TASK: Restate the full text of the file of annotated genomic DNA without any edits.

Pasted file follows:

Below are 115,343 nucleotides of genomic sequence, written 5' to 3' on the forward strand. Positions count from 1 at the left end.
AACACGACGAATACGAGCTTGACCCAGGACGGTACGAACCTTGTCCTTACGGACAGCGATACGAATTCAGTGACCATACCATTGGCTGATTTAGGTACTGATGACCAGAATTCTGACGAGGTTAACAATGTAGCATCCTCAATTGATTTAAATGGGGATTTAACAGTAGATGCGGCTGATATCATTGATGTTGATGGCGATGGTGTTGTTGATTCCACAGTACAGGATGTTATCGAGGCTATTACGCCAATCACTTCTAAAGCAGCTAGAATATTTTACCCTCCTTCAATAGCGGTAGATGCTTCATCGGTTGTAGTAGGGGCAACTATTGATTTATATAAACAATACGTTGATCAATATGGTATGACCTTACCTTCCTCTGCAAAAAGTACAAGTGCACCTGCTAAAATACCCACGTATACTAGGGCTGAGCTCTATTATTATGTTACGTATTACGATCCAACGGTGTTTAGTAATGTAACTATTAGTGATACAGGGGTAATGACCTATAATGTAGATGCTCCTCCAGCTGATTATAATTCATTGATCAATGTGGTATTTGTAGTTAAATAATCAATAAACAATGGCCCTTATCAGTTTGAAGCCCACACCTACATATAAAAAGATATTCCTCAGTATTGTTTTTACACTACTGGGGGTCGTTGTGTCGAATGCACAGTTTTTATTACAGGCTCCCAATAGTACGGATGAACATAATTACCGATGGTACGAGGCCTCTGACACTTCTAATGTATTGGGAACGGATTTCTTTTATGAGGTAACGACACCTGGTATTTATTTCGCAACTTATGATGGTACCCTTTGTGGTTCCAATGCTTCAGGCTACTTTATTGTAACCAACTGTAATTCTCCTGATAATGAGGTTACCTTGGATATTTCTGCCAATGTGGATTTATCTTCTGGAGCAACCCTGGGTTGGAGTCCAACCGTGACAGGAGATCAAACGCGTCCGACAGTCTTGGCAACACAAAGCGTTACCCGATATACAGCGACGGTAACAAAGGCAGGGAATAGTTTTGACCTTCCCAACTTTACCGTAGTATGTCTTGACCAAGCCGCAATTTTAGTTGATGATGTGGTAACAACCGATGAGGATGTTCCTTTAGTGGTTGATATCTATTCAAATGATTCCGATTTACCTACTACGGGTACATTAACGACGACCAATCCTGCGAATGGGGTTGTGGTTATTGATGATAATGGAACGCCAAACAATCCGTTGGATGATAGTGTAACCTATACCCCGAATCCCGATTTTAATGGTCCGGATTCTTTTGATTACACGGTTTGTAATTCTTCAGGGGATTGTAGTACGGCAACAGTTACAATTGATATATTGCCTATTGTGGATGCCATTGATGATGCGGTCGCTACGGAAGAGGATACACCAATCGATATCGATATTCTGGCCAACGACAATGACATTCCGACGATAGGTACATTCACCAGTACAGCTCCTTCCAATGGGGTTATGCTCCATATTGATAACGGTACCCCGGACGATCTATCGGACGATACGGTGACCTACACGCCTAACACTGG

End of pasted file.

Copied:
Below are 115,343 nucleotides of genomic sequence, written 5' to 3' on the forward strand. Positions count from 1 at the left end.
AACACGACGAATACGAGCTTGACCCAGGACGGTACGAACCTTGTCCTTACGGACAGCGATACGAATTCAGTGACCATACCATTGGCTGATTTAGGTACTGATGACCAGAATTCTGACGAGGTTAACAATGTAGCATCCTCAATTGATTTAAATGGGGATTTAACAGTAGATGCGGCTGATATCATTGATGTTGATGGCGATGGTGTTGTTGATTCCACAGTACAGGATGTTATCGAGGCTATTACGCCAATCACTTCTAAAGCAGCTAGAATATTTTACCCTCCTTCAATAGCGGTAGATGCTTCATCGGTTGTAGTAGGGGCAACTATTGATTTATATAAACAATACGTTGATCAATATGGTATGACCTTACCTTCCTCTGCAAAAAGTACAAGTGCACCTGCTAAAATACCCACGTATACTAGGGCTGAGCTCTATTATTATGTTACGTATTACGATCCAACGGTGTTTAGTAATGTAACTATTAGTGATACAGGGGTAATGACCTATAATGTAGATGCTCCTCCAGCTGATTATAATTCATTGATCAATGTGGTATTTGTAGTTAAATAATCAATAAACAATGGCCCTTATCAGTTTGAAGCCCACACCTACATATAAAAAGATATTCCTCAGTATTGTTTTTACACTACTGGGGGTCGTTGTGTCGAATGCACAGTTTTTATTACAGGCTCCCAATAGTACGGATGAACATAATTACCGATGGTACGAGGCCTCTGACACTTCTAATGTATTGGGAACGGATTTCTTTTATGAGGTAACGACACCTGGTATTTATTTCGCAACTTATGATGGTACCCTTTGTGGTTCCAATGCTTCAGGCTACTTTATTGTAACCAACTGTAATTCTCCTGATAATGAGGTTACCTTGGATATTTCTGCCAATGTGGATTTATCTTCTGGAGCAACCCTGGGTTGGAGTCCAACCGTGACAGGAGATCAAACGCGTCCGACAGTCTTGGCAACACAAAGCGTTACCCGATATACAGCGACGGTAACAAAGGCAGGGAATAGTTTTGACCTTCCCAACTTTACCGTAGTATGTCTTGACCAAGCCGCAATTTTAGTTGATGATGTGGTAACAACCGATGAGGATGTTCCTTTAGTGGTTGATATCTATTCAAATGATTCCGATTTACCTACTACGGGTACATTAACGACGACCAATCCTGCGAATGGGGTTGTGGTTATTGATGATAATGGAACGCCAAACAATCCGTTGGATGATAGTGTAACCTATACCCCGAATCCCGATTTTAATGGTCCGGATTCTTTTGATTACACGGTTTGTAATTCTTCAGGGGATTGTAGTACGGCAACAGTTACAATTGATATATTGCCTATTGTGGATGCCATTGATGATGCGGTCGCTACGGAAGAGGATACACCAATCGATATCGATATTCTGGCCAACGACAATGACATTCCGACGATAGGTACATTCACCAGTACAGCTCCTTCCAATGGGGTTATGCTCCATATTGATAACGGTACCCCGGACGATCTATCGGACGATACGGTGACCTACACGCCTAACACTGG